Recommended logic analyzer/scope tools? (was: RL02 write faults, fixed it! Another cable mistake)
charlesmorris at direcway.com
Fri Jan 6 21:19:29 CST 2006
>For a logic analyzer, I have a Tektronix 1240 - older 50Mhz machine. Mine has
>54 channels installed, but I only have pods for 36 channels (anyone got spare
>1240 pods?). Decent machine, works well, I've got a boxfull of accessories for
>it, RAM packs, ROM packs which let it understand various instruction sets etc.
I used to work with one of those over 20 years ago. Big and heavy,
but now quite inexpensive (except shipping :) The pods (as with
most logic analyzers) can be hard to find if not included with the
>When I need it it's really handy, but I don't use it near as much as the scopes.
True, but when you need it you REALLY need it. Like trying to find
a single-event write fault in the RL02 "circular" logic... no way
to do it with my 545 scope!
>If you have a limited budget, I would recommend putting the emphasis on a
>good scope - most used diagnostic tool on my bench.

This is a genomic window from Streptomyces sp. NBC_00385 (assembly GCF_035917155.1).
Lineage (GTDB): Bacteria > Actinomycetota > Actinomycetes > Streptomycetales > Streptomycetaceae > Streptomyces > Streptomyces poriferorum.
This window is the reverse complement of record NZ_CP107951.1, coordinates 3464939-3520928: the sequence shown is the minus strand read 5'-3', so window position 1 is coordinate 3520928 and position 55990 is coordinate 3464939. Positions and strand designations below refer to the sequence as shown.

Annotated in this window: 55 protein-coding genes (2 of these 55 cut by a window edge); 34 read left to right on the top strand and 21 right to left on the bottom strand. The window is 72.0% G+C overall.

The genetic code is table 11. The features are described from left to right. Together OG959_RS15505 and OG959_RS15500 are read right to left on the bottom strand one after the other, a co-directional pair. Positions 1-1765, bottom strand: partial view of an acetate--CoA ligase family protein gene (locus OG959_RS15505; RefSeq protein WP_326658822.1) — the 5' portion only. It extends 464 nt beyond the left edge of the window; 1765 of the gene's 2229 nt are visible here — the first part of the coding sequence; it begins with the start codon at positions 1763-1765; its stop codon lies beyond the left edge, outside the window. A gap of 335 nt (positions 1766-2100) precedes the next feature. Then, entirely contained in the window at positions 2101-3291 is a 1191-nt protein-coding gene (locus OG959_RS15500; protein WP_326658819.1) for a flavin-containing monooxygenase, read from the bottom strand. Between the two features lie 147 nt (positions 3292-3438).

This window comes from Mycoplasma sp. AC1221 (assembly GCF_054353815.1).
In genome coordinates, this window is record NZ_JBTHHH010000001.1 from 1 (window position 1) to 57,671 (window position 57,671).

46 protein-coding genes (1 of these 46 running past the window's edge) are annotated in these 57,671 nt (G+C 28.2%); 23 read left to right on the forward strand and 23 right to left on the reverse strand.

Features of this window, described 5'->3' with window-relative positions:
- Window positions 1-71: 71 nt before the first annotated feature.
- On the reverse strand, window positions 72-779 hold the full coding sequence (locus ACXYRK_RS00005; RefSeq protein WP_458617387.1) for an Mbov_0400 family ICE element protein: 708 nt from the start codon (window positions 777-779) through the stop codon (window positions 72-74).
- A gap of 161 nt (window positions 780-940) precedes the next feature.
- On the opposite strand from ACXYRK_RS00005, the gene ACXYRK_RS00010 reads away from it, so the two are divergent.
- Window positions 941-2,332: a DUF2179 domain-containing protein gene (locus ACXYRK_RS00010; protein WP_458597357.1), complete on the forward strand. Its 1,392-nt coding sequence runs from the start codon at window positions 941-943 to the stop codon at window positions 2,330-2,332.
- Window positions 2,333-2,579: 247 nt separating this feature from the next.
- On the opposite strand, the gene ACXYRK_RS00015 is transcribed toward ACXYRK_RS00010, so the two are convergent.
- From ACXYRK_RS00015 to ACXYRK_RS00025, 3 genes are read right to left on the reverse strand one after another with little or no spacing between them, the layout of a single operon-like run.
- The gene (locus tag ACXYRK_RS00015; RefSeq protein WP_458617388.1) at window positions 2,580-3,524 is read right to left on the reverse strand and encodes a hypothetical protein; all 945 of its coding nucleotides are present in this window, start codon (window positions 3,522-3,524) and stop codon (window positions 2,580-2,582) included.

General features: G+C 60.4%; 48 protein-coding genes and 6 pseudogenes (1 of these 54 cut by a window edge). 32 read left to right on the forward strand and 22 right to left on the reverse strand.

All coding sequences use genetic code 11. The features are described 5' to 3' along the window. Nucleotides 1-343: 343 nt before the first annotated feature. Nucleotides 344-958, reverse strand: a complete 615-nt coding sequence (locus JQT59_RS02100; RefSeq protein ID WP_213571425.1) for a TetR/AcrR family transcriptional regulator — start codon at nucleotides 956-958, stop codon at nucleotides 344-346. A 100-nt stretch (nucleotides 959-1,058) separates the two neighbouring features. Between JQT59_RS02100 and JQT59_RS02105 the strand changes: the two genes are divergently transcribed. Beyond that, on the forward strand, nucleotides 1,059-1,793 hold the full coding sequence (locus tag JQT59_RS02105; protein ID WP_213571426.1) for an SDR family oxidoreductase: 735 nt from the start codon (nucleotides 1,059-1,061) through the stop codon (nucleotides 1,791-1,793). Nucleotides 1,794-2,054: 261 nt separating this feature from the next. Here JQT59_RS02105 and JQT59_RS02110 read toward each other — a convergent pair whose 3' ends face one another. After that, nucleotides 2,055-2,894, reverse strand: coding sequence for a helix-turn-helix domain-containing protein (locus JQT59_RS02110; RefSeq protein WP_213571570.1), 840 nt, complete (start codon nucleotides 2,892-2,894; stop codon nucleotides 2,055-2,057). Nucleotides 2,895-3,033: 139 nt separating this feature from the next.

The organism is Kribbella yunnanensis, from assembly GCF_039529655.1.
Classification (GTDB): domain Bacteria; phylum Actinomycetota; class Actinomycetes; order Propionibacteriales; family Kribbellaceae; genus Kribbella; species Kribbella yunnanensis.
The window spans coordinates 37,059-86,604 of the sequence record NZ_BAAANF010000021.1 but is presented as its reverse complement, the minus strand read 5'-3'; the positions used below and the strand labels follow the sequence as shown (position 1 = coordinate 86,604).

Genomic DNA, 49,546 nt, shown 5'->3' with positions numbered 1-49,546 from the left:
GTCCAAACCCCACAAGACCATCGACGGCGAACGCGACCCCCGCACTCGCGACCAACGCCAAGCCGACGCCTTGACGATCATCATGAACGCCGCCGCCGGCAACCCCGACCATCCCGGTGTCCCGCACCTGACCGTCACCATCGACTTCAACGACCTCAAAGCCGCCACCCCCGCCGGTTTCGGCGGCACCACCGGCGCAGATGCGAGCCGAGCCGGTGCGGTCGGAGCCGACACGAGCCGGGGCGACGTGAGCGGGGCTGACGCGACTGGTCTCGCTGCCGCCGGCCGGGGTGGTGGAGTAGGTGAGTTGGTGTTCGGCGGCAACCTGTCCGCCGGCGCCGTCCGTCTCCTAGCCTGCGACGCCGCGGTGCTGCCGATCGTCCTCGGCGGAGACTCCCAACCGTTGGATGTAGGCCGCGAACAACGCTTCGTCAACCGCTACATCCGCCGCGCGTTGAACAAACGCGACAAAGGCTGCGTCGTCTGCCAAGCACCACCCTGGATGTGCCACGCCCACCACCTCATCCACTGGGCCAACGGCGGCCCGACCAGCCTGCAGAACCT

I agree - the scope is the single most useful tool.
A Tek 7D01 is an old but simple logic analyzer plugin (16 bit, 10
ns sample rate) and can be inserted into several 7000 series
scopes when you're not using the vertical and timebase plugins.
It's perfect for debugging discrete logic. For microprocessor work
I'd prefer a 1240. There are obviously much better analyzers
available but for the money those two are pretty decent IMHO.
Again, make sure to get the pods. The 7D01 plugin can often be had
for $10 or less but the two pods and leads/clips can be several
times more expensive...
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